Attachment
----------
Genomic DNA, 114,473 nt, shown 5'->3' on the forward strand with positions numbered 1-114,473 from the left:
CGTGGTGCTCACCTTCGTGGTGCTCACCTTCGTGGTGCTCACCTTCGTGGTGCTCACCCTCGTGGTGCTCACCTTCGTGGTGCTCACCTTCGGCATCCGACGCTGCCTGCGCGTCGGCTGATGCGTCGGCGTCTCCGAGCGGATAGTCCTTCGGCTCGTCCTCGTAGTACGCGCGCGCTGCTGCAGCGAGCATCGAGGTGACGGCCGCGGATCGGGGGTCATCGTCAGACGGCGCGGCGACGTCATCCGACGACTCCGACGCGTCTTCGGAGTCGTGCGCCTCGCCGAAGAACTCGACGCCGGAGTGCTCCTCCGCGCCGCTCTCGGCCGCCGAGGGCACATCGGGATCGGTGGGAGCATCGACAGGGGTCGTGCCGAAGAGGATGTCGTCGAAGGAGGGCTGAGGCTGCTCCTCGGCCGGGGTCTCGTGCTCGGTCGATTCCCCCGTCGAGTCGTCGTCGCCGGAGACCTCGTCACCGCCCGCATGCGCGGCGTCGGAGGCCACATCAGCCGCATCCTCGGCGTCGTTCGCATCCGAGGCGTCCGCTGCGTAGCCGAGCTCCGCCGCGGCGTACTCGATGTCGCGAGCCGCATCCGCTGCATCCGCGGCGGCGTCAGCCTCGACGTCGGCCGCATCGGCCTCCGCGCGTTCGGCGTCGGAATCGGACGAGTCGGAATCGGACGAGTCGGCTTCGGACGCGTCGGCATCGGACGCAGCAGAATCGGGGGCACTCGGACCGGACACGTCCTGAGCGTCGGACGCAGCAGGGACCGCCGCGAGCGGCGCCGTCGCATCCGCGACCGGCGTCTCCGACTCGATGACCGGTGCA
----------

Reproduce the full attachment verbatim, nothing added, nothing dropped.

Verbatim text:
Genomic DNA, 114,473 nt, shown 5'->3' on the forward strand with positions numbered 1-114,473 from the left:
CGTGGTGCTCACCTTCGTGGTGCTCACCTTCGTGGTGCTCACCTTCGTGGTGCTCACCCTCGTGGTGCTCACCTTCGTGGTGCTCACCTTCGGCATCCGACGCTGCCTGCGCGTCGGCTGATGCGTCGGCGTCTCCGAGCGGATAGTCCTTCGGCTCGTCCTCGTAGTACGCGCGCGCTGCTGCAGCGAGCATCGAGGTGACGGCCGCGGATCGGGGGTCATCGTCAGACGGCGCGGCGACGTCATCCGACGACTCCGACGCGTCTTCGGAGTCGTGCGCCTCGCCGAAGAACTCGACGCCGGAGTGCTCCTCCGCGCCGCTCTCGGCCGCCGAGGGCACATCGGGATCGGTGGGAGCATCGACAGGGGTCGTGCCGAAGAGGATGTCGTCGAAGGAGGGCTGAGGCTGCTCCTCGGCCGGGGTCTCGTGCTCGGTCGATTCCCCCGTCGAGTCGTCGTCGCCGGAGACCTCGTCACCGCCCGCATGCGCGGCGTCGGAGGCCACATCAGCCGCATCCTCGGCGTCGTTCGCATCCGAGGCGTCCGCTGCGTAGCCGAGCTCCGCCGCGGCGTACTCGATGTCGCGAGCCGCATCCGCTGCATCCGCGGCGGCGTCAGCCTCGACGTCGGCCGCATCGGCCTCCGCGCGTTCGGCGTCGGAATCGGACGAGTCGGAATCGGACGAGTCGGCTTCGGACGCGTCGGCATCGGACGCAGCAGAATCGGGGGCACTCGGACCGGACACGTCCTGAGCGTCGGACGCAGCAGGGACCGCCGCGAGCGGCGCCGTCGCATCCGCGACCGGCGTCTCCGACTCGATGACCGGTGCA